Two Elders and two Deacons at the bottom of the stairs that lead up to the library doors, and they've got this girl ringed around, with nowhere to go but up the steps. She's about your age, but dark-haired, and she's fucking gorgeous, even though she's pale like old ashes. She's got jeans that are almost worn through, worn white in spots, and a bra top that makes you so jealous of her tits you could just kill something, and a nice leather jacket. She's scared as hell of whatever she can see with every glance she throws over her shoulder, and after a couple of seconds, you recognize her. She bummed some change from you the other day, for coffee. You talked with her.

It takes you a minute to see what she sees, but it's under the arch, in the shadows. It's not pretty -- and those aren't hands. Mr. Kakistos, charmed, you're sure.

They're backing her up, closing in until she steps backwards and stumbles on the bottom step. She's no more got her feet back under her than one of the Deacons smashes the butt of his gun across her cheek, and she crumples. You jump, surprised. No one else watching seems surprised.

Get up, they demand, and she does. So they hit her again.

It goes on like that for a minute, maybe two, while you watch, paralyzed with amazement. One of them is ranting, calling her names, calling her a sinner and a traitor and the devil's bitch, and it goes on and on, over and over. Hit, fall, crawl away. Get up! She gets up, nose bleeding, gash on her temple bleeding, shaking all over,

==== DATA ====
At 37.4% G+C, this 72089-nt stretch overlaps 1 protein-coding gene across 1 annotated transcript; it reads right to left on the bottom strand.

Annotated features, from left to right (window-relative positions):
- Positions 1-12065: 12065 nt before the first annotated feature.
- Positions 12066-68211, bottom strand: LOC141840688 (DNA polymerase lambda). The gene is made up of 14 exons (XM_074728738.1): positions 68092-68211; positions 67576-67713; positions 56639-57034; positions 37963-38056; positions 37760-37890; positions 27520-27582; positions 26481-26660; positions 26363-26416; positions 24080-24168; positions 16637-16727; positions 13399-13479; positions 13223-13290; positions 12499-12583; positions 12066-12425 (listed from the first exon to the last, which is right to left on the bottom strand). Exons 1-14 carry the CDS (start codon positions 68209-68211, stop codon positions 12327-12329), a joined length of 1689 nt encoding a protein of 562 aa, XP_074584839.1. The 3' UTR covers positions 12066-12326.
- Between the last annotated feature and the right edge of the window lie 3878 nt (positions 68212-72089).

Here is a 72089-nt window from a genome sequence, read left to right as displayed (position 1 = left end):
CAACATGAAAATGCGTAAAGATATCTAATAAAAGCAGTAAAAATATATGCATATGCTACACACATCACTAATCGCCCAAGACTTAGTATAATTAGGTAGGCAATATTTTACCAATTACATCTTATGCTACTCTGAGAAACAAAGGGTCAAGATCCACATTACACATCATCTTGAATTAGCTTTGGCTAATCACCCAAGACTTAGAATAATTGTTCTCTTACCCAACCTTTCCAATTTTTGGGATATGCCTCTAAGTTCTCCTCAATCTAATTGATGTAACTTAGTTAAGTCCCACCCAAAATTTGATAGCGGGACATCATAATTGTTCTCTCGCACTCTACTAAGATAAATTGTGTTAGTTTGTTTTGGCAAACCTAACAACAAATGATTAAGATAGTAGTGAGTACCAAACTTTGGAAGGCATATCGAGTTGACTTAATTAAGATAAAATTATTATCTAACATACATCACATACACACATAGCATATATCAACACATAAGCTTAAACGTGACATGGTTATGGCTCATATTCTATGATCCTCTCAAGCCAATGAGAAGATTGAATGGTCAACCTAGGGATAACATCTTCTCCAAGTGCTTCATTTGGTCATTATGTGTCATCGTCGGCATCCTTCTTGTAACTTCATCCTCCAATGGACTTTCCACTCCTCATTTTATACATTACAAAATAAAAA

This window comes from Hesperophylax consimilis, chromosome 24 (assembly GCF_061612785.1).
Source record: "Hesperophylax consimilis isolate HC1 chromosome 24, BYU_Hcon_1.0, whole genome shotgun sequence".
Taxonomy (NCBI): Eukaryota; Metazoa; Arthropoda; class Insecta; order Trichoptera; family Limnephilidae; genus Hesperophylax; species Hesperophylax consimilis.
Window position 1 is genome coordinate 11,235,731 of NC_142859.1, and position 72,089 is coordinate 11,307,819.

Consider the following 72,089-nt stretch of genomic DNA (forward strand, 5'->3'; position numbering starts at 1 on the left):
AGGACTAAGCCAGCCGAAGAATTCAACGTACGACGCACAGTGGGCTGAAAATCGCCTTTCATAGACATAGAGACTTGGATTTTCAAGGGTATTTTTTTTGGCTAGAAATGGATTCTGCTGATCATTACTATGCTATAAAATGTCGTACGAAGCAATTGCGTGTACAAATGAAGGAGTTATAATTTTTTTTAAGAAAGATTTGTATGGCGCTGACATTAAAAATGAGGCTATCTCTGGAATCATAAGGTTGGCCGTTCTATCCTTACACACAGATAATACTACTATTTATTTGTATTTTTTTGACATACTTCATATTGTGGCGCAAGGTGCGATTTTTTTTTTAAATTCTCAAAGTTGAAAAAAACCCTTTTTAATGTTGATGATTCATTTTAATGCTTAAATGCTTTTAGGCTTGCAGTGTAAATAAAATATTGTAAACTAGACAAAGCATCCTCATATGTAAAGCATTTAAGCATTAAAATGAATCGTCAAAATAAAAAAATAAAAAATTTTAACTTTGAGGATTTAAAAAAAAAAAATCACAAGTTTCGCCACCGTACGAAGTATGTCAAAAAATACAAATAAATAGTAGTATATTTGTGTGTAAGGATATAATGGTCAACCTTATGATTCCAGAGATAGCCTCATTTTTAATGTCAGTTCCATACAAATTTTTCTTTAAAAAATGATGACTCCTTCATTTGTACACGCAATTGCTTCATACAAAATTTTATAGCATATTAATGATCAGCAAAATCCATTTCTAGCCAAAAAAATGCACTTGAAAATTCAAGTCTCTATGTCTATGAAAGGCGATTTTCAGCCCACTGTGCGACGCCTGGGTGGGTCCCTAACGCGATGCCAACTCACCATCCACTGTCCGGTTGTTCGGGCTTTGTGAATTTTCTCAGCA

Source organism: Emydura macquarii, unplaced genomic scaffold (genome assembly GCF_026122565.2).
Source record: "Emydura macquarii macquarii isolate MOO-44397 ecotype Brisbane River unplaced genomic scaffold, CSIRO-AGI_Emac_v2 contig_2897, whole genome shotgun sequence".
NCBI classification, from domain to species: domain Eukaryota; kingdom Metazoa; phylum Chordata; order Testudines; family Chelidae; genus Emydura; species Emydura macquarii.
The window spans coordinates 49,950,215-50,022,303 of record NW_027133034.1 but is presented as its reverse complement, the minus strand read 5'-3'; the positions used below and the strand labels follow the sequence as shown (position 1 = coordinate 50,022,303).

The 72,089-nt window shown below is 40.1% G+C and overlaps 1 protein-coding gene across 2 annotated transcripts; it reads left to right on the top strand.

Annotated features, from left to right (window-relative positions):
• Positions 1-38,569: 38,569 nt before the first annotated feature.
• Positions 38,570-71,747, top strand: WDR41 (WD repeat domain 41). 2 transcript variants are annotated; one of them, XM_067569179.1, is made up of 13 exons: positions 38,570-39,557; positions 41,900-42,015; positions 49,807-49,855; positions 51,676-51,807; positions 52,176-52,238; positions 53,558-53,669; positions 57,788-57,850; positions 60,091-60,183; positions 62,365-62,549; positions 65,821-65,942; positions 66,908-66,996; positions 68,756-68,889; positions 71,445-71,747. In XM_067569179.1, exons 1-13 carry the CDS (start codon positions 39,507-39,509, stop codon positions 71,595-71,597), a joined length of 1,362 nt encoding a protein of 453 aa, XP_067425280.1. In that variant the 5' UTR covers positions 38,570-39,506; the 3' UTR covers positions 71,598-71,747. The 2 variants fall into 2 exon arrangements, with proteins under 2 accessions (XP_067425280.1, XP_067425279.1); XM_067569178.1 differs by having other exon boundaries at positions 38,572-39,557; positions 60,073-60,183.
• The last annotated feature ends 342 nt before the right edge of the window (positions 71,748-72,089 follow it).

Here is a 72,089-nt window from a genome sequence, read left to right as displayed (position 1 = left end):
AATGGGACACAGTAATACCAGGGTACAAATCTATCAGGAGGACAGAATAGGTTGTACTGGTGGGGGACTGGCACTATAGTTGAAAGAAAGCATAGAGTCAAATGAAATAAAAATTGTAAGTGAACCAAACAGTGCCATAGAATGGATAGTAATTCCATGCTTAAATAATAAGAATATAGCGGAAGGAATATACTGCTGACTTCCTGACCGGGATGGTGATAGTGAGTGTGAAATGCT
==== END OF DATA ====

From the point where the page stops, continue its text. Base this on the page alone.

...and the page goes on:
looking at what they're pushing her toward.

Him. It. Suddenly, you come out of your little coma, and you start shoving through the crowd. "Stop!" you order. "Hey, stop it -- leave her alone! Can't you see you assholes are going to get her killed?"

Nobody tries to stop you. That should have tipped you off. You get all the way through the crowd, which is probably thirty or more strong by now, and you throw a right hook at this moron with the gun that ought to smash the holy hell out of his jaw, and you break right through their line and crouch down over the girl, who's lying almost on the top step, just two or three yards from where the vampire is lurking in the safety of the shade.

You have time to wipe the blood from her nose with your sleeve and slip your arm under her shoulders. "It's okay," you say, throwing a glare at the Golgothics. "We're not hanging around here anymore."

The sting on the back of your neck has your fingers and toes tingling and going numb before you realize you've been shot up with something. You try to move, but you're rigid and clumsy, and worst of all, you can feel your heartbeat getting slower and slower.

Worse than the worst.... Worst, you see them step right past you, offering hands to the bloodied girl, helping her to her feet. She looks down at you, and you get it. You took the bait, didn't you? Hook, line, sinker.

Move her quickly, someone orders. The paralyzing agent won't hold her for long -- not if she's what she claims to be.

Better fucking believe it, asshole, you think as somebody grabs you by your arms, someone else around your calves

As you're losing consciousness, you catch a glimpse of her being led away, an Elder's arm around her shoulders, and you see her looking back at you, frowning.

You have to wonder if this is one of those signs they promised you. If it is, you don't know where it's supposed to lead you.